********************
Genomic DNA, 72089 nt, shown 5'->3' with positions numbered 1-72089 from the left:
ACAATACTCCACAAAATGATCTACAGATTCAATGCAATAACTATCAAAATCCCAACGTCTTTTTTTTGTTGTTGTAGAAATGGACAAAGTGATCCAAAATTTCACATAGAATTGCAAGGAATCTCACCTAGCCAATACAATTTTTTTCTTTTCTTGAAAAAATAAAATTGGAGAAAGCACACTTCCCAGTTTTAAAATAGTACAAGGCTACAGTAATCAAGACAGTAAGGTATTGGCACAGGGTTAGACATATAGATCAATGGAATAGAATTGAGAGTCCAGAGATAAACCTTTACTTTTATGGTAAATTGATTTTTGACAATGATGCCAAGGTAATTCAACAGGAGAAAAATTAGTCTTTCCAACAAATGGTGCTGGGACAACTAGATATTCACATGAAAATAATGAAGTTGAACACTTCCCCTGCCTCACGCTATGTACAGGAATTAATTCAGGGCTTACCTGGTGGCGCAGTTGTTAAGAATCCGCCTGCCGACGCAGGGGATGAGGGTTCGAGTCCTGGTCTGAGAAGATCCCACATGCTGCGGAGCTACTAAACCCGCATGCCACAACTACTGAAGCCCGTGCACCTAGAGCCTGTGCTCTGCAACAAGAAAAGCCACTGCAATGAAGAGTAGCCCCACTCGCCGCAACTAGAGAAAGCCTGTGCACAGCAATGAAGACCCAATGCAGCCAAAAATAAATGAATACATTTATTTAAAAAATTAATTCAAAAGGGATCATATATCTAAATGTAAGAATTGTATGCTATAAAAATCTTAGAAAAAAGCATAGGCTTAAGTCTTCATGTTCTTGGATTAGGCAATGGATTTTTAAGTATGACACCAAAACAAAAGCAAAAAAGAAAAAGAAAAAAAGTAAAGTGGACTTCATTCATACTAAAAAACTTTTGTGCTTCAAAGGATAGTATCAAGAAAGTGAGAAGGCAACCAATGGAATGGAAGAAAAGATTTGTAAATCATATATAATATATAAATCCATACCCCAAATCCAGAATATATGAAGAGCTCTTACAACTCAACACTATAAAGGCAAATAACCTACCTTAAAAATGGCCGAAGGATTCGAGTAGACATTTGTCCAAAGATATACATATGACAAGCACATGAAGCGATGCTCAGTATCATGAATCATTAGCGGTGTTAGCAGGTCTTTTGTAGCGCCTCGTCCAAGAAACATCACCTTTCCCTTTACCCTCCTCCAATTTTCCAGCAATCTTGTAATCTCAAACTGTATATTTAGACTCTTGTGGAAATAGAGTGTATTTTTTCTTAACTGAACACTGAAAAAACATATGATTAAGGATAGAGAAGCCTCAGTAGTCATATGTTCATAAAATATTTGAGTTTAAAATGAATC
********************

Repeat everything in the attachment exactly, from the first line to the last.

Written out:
Genomic DNA, 72089 nt, shown 5'->3' with positions numbered 1-72089 from the left:
ACAATACTCCACAAAATGATCTACAGATTCAATGCAATAACTATCAAAATCCCAACGTCTTTTTTTTGTTGTTGTAGAAATGGACAAAGTGATCCAAAATTTCACATAGAATTGCAAGGAATCTCACCTAGCCAATACAATTTTTTTCTTTTCTTGAAAAAATAAAATTGGAGAAAGCACACTTCCCAGTTTTAAAATAGTACAAGGCTACAGTAATCAAGACAGTAAGGTATTGGCACAGGGTTAGACATATAGATCAATGGAATAGAATTGAGAGTCCAGAGATAAACCTTTACTTTTATGGTAAATTGATTTTTGACAATGATGCCAAGGTAATTCAACAGGAGAAAAATTAGTCTTTCCAACAAATGGTGCTGGGACAACTAGATATTCACATGAAAATAATGAAGTTGAACACTTCCCCTGCCTCACGCTATGTACAGGAATTAATTCAGGGCTTACCTGGTGGCGCAGTTGTTAAGAATCCGCCTGCCGACGCAGGGGATGAGGGTTCGAGTCCTGGTCTGAGAAGATCCCACATGCTGCGGAGCTACTAAACCCGCATGCCACAACTACTGAAGCCCGTGCACCTAGAGCCTGTGCTCTGCAACAAGAAAAGCCACTGCAATGAAGAGTAGCCCCACTCGCCGCAACTAGAGAAAGCCTGTGCACAGCAATGAAGACCCAATGCAGCCAAAAATAAATGAATACATTTATTTAAAAAATTAATTCAAAAGGGATCATATATCTAAATGTAAGAATTGTATGCTATAAAAATCTTAGAAAAAAGCATAGGCTTAAGTCTTCATGTTCTTGGATTAGGCAATGGATTTTTAAGTATGACACCAAAACAAAAGCAAAAAAGAAAAAGAAAAAAAGTAAAGTGGACTTCATTCATACTAAAAAACTTTTGTGCTTCAAAGGATAGTATCAAGAAAGTGAGAAGGCAACCAATGGAATGGAAGAAAAGATTTGTAAATCATATATAATATATAAATCCATACCCCAAATCCAGAATATATGAAGAGCTCTTACAACTCAACACTATAAAGGCAAATAACCTACCTTAAAAATGGCCGAAGGATTCGAGTAGACATTTGTCCAAAGATATACATATGACAAGCACATGAAGCGATGCTCAGTATCATGAATCATTAGCGGTGTTAGCAGGTCTTTTGTAGCGCCTCGTCCAAGAAACATCACCTTTCCCTTTACCCTCCTCCAATTTTCCAGCAATCTTGTAATCTCAAACTGTATATTTAGACTCTTGTGGAAATAGAGTGTATTTTTTCTTAACTGAACACTGAAAAAACATATGATTAAGGATAGAGAAGCCTCAGTAGTCATATGTTCATAAAATATTTGAGTTTAAAATGAATC